Breathless [Á bout de souffle]

(France 1960)

“After all, I’m an asshole.”

—Michel Poiccard

The third time is a charm: after seeing Jean Luc-Godard’s first full length feature film, Breathless, I now understand the love-meh relationship I have with his work.

On one hand, he’s got a remarkable grasp of human behavior and what motivates it. He’s got a snarky sense of humor. He’s stylish. His technique is gutsy for a lot of reasons. His characters are flawed. His subject matter is cool. He knows how to make a film look pretty, and most of them might as well be deemed official historical documents of the places where they were shot. Seeing a Godard film is like traveling back in time, an incidental bonus he probably never considered. I love all of this.

For all his strengths, on the other hand, a Godard film can be so damned…boring. Merde!

Fortunately, that’s not quite the case with Breathless, which I actually enjoyed. Godard and François Truffaut developed the story—I won’t call it a script or a screenplay because they made up much of it as they went along. Plot is always a loose construct with Godard, but there’s enough of one here to follow along fairly easily. Ugly cute guy (or is he a cute ugly guy?) Michel Poiccard (Jean-Paul Belmondo), a drifter car thief who fancies himself a French Humphrey Bogart, steals a car and drives it through the countryside. He shots and kills a policeman who pursues him.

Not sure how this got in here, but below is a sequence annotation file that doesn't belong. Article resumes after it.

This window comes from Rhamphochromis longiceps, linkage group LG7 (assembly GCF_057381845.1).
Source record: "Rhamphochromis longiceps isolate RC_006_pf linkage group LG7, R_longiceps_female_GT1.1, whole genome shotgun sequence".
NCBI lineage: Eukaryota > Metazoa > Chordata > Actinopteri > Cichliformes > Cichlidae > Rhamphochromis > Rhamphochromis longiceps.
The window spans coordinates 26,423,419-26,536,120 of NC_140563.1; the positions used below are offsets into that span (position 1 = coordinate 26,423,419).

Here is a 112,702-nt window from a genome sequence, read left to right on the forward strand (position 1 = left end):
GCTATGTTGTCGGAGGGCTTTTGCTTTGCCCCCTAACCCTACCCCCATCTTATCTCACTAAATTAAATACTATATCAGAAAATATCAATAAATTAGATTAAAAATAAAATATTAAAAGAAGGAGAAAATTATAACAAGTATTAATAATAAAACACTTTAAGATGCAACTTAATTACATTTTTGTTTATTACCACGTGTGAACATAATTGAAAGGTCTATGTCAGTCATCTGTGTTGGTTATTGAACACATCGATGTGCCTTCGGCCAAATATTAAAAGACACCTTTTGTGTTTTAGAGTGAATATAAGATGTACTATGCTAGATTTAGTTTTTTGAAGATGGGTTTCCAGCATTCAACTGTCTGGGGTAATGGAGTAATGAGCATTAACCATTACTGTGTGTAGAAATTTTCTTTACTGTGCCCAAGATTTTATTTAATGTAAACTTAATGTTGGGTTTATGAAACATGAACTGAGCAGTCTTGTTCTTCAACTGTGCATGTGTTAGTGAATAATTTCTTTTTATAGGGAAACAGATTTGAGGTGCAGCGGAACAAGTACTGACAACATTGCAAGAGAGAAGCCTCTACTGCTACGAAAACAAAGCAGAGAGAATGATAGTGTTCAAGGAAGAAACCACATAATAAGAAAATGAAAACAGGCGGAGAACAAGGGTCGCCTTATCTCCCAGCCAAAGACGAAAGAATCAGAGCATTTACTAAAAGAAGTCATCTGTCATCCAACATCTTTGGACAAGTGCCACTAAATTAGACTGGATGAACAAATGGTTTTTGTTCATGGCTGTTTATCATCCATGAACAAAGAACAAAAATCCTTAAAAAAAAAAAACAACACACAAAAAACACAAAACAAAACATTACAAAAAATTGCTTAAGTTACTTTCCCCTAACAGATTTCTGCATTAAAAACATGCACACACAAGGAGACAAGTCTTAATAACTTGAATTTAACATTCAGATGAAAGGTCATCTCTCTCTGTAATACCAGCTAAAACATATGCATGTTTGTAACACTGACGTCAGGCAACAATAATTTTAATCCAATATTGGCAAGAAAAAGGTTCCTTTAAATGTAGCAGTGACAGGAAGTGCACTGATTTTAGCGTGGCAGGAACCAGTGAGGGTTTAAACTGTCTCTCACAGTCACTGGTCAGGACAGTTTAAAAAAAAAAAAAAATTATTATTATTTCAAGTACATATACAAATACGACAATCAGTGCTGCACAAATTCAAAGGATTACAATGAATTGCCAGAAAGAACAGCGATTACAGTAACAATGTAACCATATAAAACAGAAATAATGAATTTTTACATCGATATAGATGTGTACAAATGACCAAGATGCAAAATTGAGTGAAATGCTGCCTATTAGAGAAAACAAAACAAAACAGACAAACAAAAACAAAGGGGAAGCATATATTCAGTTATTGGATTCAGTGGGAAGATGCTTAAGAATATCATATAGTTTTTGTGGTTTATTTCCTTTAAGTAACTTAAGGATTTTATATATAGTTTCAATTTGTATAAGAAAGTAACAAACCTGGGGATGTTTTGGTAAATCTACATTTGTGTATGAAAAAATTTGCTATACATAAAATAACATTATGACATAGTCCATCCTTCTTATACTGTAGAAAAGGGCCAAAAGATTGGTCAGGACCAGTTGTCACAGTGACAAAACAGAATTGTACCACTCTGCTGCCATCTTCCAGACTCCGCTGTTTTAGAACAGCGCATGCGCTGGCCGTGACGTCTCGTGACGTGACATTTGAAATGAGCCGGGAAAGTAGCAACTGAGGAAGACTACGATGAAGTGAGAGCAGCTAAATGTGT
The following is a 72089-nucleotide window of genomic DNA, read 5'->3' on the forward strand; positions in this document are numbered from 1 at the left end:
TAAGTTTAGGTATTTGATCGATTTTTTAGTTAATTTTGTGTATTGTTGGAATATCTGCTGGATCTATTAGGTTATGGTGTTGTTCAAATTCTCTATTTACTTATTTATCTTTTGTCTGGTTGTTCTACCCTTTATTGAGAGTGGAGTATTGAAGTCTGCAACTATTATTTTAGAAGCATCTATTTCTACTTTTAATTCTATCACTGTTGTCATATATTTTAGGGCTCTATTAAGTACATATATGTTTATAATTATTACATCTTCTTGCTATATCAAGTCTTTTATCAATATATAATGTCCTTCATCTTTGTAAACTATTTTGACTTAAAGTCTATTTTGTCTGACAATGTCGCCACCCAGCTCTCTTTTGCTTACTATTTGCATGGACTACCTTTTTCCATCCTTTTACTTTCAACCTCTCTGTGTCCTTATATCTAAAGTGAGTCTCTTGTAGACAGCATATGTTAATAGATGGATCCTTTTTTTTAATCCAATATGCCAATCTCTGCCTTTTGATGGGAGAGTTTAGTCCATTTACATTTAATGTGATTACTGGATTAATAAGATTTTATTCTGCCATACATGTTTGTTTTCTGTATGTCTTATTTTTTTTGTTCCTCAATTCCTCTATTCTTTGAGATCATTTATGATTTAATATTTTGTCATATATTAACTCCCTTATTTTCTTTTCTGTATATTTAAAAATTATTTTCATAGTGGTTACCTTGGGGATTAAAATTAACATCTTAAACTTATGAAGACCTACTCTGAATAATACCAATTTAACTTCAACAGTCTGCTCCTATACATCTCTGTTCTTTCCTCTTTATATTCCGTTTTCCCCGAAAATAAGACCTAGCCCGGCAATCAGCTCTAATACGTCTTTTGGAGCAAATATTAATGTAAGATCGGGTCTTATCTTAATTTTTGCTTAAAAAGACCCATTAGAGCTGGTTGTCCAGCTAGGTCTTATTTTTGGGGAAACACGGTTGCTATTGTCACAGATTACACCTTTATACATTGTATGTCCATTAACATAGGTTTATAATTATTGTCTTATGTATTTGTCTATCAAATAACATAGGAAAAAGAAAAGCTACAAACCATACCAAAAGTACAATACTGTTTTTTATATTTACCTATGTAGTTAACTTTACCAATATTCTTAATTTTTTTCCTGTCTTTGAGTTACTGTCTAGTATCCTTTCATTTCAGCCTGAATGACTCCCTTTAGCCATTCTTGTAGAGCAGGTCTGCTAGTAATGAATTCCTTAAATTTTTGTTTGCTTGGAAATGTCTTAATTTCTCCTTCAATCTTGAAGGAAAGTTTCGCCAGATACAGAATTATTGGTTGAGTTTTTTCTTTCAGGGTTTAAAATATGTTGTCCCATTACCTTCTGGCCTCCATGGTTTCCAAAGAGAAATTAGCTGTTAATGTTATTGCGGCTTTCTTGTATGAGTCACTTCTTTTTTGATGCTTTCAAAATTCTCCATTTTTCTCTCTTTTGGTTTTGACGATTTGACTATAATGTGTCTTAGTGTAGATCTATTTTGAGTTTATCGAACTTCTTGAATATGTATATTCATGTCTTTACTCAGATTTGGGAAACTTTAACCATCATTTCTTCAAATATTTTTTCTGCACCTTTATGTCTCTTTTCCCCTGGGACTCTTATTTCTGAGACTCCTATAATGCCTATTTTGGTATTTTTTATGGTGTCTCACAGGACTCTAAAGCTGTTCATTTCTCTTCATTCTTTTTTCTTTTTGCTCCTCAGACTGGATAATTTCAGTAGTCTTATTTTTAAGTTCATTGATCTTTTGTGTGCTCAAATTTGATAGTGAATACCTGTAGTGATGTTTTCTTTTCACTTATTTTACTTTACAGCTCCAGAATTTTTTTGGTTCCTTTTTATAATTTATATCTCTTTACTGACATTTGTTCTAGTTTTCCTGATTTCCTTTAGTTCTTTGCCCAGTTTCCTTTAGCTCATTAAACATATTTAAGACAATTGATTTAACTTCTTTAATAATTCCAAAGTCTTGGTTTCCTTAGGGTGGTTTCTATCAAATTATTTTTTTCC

With nowhere else to go, he heads straight to his American girl, Patricia (Jean Seberg), an expat student who sells a newspaper, the now defunct New York Herald Tribune, on the Champs-Élysées—that’s kind of weird—and writes articles here and there. She brings Michel to her apartment, where he hides out. He doesn’t mention anything to her about what happened. They get it on, or at least it’s implied that they do. She’s tells him she’s pregnant. One extended scene involves them lying around, talking.

Michel becomes a marked man, which he discovers soon enough after he leaves the apartment with Patricia and sees a newspaper with a headline about him. I won’t ruin the ending, but it doesn’t bode well for him—especially after Godard himself sees Michel.

Breathless is a psuedo noir thriller that’s low on action but loaded with morally vacant characters who lack any redeeming qualities. There’s a nihilistic sexiness to it. The narrative moves along in a jazzy free-form way, and the imagery here is every bit a part of the story as the characters. The ending is not a happy one. If nothing else, Breathless is a visual stunner—black and white cinematic candy. The restored digital version I saw literally glowed.

I can handle more films like this one.

With Daniel Boulanger, Henri-Jacques Huet, Roger Hanin, Van Doude, Liliane David, Michel Fabre, Jean-Pierre Melville, Claude Mansard, Jean-Luc Godard, Richard Balducci, Jacques Rivette

Production: Les Films Impéria, Les Productions Georges de Beauregard, Société Nouvelle de Cinématographie (SNC)

Distribution: Films Georges de Beauregard, Les Films Impéria, Société Nouvelle de Cinématographie (SNC), Euro International Film (EIA) (Italy), Pallas Filmverleih (West Germany), British Lion Film Corporation (UK), Cinematográfica Azteca (Mexico), Ciné Vog Films (Belgium), Wivefilm (Sweden), Films Around the World (USA), Rialto Pictures (USA), Criterion Collection (USA)

90 minutes
Not rated

(iTunes rental) B

http://www.jean-lucgodard.com/films.html

https://www.criterion.com/films/268-breathless

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